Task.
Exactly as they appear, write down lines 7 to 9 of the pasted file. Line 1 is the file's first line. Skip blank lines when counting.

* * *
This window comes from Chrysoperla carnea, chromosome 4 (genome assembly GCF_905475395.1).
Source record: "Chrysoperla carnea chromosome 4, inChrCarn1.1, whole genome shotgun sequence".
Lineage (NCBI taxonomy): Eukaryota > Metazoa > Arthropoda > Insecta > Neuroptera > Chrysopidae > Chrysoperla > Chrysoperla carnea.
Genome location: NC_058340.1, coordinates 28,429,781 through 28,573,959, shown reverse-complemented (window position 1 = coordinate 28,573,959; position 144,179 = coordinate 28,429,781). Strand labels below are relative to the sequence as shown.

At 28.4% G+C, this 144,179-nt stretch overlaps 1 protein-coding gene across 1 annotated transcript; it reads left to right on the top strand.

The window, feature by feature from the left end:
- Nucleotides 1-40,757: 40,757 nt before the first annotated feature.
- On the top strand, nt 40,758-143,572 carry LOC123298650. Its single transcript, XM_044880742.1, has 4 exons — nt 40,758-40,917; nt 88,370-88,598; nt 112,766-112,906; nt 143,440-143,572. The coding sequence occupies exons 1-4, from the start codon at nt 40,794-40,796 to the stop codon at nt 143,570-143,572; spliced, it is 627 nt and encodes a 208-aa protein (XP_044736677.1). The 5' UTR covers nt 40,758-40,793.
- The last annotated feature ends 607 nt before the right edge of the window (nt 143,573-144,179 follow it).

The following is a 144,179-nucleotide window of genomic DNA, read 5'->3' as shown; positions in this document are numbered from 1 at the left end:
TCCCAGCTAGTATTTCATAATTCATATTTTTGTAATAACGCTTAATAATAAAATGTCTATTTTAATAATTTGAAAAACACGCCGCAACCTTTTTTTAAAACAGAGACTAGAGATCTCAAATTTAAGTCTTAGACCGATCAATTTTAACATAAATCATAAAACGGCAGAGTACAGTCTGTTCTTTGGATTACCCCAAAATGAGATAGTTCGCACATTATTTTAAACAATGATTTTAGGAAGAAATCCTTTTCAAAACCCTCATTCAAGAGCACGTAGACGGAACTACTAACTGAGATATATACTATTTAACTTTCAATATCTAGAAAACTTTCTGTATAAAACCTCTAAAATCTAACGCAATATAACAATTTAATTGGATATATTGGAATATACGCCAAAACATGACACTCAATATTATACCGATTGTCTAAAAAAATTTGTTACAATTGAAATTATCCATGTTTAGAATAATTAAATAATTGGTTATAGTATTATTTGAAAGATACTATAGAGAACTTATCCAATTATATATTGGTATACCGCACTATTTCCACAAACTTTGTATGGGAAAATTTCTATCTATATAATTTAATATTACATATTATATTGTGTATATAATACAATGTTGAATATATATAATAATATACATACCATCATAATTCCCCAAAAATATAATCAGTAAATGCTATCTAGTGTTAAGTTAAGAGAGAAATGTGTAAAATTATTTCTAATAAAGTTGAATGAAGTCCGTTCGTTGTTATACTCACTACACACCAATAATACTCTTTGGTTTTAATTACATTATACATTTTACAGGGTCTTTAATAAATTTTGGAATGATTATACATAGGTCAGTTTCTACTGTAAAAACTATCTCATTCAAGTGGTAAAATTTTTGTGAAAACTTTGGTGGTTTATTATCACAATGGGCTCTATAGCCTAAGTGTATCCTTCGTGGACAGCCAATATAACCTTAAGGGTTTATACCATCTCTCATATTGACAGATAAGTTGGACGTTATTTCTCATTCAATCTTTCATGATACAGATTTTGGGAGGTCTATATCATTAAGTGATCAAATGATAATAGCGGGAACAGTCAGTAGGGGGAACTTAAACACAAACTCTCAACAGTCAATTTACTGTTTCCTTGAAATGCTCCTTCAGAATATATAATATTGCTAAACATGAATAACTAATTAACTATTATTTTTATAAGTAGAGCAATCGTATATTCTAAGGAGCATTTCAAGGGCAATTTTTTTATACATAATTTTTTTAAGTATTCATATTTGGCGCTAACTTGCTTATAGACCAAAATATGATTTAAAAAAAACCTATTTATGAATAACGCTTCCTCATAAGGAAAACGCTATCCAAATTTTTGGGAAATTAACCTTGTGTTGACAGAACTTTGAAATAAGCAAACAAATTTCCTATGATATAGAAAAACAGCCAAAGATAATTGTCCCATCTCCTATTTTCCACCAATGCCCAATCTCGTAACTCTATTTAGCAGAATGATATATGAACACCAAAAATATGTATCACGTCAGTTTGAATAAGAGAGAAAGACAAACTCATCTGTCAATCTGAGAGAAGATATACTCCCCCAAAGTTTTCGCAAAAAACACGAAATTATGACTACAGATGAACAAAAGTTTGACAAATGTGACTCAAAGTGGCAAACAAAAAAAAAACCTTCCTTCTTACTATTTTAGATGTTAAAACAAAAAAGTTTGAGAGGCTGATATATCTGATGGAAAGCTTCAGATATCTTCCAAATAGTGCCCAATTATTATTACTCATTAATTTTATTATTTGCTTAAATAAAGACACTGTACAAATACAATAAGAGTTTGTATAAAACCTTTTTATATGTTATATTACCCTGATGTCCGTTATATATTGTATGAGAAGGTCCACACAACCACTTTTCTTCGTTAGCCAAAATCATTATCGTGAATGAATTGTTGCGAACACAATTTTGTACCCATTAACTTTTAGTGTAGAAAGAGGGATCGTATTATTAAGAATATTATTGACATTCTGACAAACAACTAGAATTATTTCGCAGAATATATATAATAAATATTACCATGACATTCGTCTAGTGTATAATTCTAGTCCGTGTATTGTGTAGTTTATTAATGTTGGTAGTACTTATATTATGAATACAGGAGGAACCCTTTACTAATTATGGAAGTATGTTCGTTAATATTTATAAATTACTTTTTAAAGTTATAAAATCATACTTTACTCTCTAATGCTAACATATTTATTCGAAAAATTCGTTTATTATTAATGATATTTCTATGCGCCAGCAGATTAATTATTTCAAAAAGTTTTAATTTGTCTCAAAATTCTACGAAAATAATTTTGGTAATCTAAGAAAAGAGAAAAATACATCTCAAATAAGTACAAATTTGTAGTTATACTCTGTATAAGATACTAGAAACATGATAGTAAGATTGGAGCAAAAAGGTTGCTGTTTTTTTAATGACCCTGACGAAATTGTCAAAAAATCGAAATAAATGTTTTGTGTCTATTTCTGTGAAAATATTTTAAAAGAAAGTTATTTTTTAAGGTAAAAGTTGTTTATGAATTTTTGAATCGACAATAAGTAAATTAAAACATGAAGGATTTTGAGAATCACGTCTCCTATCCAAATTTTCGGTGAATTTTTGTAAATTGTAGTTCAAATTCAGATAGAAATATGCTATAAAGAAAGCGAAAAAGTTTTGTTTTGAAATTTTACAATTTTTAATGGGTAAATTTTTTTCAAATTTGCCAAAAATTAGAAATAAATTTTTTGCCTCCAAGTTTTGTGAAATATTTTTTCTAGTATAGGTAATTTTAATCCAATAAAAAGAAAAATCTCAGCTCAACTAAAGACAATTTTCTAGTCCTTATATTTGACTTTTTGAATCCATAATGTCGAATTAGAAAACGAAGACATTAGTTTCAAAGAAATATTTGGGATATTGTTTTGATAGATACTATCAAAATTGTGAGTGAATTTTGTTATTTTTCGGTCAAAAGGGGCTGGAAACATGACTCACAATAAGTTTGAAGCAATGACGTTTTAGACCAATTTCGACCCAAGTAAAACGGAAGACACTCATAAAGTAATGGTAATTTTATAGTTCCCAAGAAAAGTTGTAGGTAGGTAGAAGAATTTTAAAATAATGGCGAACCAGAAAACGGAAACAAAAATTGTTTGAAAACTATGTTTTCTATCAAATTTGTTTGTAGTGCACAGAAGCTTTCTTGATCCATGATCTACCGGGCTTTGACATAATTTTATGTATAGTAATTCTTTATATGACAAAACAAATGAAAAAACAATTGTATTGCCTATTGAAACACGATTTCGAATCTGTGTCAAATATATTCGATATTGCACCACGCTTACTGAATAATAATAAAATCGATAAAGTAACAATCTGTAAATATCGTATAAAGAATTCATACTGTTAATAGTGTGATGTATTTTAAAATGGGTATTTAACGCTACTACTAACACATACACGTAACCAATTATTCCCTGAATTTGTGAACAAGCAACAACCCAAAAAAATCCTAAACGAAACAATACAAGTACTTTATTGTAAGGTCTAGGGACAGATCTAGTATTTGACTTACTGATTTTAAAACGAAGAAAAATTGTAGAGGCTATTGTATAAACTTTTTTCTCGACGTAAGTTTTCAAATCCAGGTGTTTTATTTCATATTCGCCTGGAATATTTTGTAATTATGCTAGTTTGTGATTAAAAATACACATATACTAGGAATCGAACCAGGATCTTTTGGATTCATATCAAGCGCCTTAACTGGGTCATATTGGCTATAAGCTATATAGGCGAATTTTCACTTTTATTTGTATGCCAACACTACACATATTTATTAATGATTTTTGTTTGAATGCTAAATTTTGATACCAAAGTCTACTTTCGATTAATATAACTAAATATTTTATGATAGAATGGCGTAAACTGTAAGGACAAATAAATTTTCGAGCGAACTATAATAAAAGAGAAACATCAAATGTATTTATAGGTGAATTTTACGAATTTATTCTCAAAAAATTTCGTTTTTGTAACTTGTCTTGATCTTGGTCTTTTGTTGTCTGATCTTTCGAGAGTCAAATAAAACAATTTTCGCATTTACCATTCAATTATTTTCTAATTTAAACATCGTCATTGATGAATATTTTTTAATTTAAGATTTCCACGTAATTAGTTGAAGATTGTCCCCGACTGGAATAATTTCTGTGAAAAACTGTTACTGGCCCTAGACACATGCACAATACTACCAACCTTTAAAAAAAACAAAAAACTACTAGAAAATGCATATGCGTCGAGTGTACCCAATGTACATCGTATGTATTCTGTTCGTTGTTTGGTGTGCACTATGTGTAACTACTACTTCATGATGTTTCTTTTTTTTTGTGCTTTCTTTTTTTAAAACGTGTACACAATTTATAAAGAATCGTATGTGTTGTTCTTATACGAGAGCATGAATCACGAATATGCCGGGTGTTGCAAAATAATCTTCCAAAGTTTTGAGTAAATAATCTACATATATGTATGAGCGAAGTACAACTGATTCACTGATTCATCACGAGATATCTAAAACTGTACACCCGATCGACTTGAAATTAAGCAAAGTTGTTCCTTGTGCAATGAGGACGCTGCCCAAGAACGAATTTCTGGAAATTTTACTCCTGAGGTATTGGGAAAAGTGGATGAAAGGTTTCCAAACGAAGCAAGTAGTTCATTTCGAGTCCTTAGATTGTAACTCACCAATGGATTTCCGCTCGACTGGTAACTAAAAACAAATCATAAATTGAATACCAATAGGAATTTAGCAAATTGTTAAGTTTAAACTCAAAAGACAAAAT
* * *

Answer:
- Nucleotides 1-40,757: 40,757 nt before the first annotated feature.
- On the top strand, nt 40,758-143,572 carry LOC123298650. Its single transcript, XM_044880742.1, has 4 exons — nt 40,758-40,917; nt 88,370-88,598; nt 112,766-112,906; nt 143,440-143,572. The coding sequence occupies exons 1-4, from the start codon at nt 40,794-40,796 to the stop codon at nt 143,570-143,572; spliced, it is 627 nt and encodes a 208-aa protein (XP_044736677.1). The 5' UTR covers nt 40,758-40,793.
- The last annotated feature ends 607 nt before the right edge of the window (nt 143,573-144,179 follow it).